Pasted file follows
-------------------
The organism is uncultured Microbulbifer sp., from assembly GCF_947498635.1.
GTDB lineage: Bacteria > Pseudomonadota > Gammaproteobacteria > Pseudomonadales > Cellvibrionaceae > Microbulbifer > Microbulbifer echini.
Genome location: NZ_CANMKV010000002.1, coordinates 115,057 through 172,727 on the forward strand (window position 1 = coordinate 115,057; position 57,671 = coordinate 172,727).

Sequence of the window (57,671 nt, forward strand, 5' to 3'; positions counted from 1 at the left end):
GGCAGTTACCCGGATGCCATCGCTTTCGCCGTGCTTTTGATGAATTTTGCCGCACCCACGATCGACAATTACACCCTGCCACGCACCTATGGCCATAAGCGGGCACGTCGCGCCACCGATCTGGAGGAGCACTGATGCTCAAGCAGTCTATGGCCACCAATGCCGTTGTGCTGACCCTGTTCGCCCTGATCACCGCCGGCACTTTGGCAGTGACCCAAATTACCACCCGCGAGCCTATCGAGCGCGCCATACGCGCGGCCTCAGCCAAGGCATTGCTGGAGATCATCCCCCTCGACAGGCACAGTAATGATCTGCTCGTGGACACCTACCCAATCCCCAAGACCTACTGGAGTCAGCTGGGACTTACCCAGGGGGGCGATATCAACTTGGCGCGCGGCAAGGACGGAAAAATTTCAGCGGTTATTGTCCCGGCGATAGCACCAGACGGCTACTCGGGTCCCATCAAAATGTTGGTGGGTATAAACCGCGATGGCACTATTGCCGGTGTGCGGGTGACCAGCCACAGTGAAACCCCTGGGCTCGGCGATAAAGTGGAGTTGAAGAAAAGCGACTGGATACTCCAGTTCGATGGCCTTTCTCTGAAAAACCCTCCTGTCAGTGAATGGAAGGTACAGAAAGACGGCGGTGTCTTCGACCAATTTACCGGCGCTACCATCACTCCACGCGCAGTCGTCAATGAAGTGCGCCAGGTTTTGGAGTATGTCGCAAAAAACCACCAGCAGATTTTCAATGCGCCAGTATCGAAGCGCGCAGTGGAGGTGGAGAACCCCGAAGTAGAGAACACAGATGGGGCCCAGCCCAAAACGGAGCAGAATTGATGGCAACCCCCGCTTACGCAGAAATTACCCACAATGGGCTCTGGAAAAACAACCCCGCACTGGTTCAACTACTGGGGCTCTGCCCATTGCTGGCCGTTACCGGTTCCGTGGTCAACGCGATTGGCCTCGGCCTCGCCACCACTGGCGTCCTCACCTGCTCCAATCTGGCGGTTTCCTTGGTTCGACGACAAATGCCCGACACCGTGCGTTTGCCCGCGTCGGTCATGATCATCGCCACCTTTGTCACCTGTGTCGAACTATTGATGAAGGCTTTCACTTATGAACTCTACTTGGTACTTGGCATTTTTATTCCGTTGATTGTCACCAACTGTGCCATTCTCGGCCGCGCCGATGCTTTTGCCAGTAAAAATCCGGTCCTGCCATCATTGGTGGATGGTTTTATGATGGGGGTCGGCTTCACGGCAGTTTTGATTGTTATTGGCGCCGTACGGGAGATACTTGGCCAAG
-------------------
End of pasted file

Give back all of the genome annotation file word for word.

The organism is uncultured Microbulbifer sp., from assembly GCF_947498635.1.
GTDB lineage: Bacteria > Pseudomonadota > Gammaproteobacteria > Pseudomonadales > Cellvibrionaceae > Microbulbifer > Microbulbifer echini.
Genome location: NZ_CANMKV010000002.1, coordinates 115,057 through 172,727 on the forward strand (window position 1 = coordinate 115,057; position 57,671 = coordinate 172,727).

Sequence of the window (57,671 nt, forward strand, 5' to 3'; positions counted from 1 at the left end):
GGCAGTTACCCGGATGCCATCGCTTTCGCCGTGCTTTTGATGAATTTTGCCGCACCCACGATCGACAATTACACCCTGCCACGCACCTATGGCCATAAGCGGGCACGTCGCGCCACCGATCTGGAGGAGCACTGATGCTCAAGCAGTCTATGGCCACCAATGCCGTTGTGCTGACCCTGTTCGCCCTGATCACCGCCGGCACTTTGGCAGTGACCCAAATTACCACCCGCGAGCCTATCGAGCGCGCCATACGCGCGGCCTCAGCCAAGGCATTGCTGGAGATCATCCCCCTCGACAGGCACAGTAATGATCTGCTCGTGGACACCTACCCAATCCCCAAGACCTACTGGAGTCAGCTGGGACTTACCCAGGGGGGCGATATCAACTTGGCGCGCGGCAAGGACGGAAAAATTTCAGCGGTTATTGTCCCGGCGATAGCACCAGACGGCTACTCGGGTCCCATCAAAATGTTGGTGGGTATAAACCGCGATGGCACTATTGCCGGTGTGCGGGTGACCAGCCACAGTGAAACCCCTGGGCTCGGCGATAAAGTGGAGTTGAAGAAAAGCGACTGGATACTCCAGTTCGATGGCCTTTCTCTGAAAAACCCTCCTGTCAGTGAATGGAAGGTACAGAAAGACGGCGGTGTCTTCGACCAATTTACCGGCGCTACCATCACTCCACGCGCAGTCGTCAATGAAGTGCGCCAGGTTTTGGAGTATGTCGCAAAAAACCACCAGCAGATTTTCAATGCGCCAGTATCGAAGCGCGCAGTGGAGGTGGAGAACCCCGAAGTAGAGAACACAGATGGGGCCCAGCCCAAAACGGAGCAGAATTGATGGCAACCCCCGCTTACGCAGAAATTACCCACAATGGGCTCTGGAAAAACAACCCCGCACTGGTTCAACTACTGGGGCTCTGCCCATTGCTGGCCGTTACCGGTTCCGTGGTCAACGCGATTGGCCTCGGCCTCGCCACCACTGGCGTCCTCACCTGCTCCAATCTGGCGGTTTCCTTGGTTCGACGACAAATGCCCGACACCGTGCGTTTGCCCGCGTCGGTCATGATCATCGCCACCTTTGTCACCTGTGTCGAACTATTGATGAAGGCTTTCACTTATGAACTCTACTTGGTACTTGGCATTTTTATTCCGTTGATTGTCACCAACTGTGCCATTCTCGGCCGCGCCGATGCTTTTGCCAGTAAAAATCCGGTCCTGCCATCATTGGTGGATGGTTTTATGATGGGGGTCGGCTTCACGGCAGTTTTGATTGTTATTGGCGCCGTACGGGAGATACTTGGCCAAG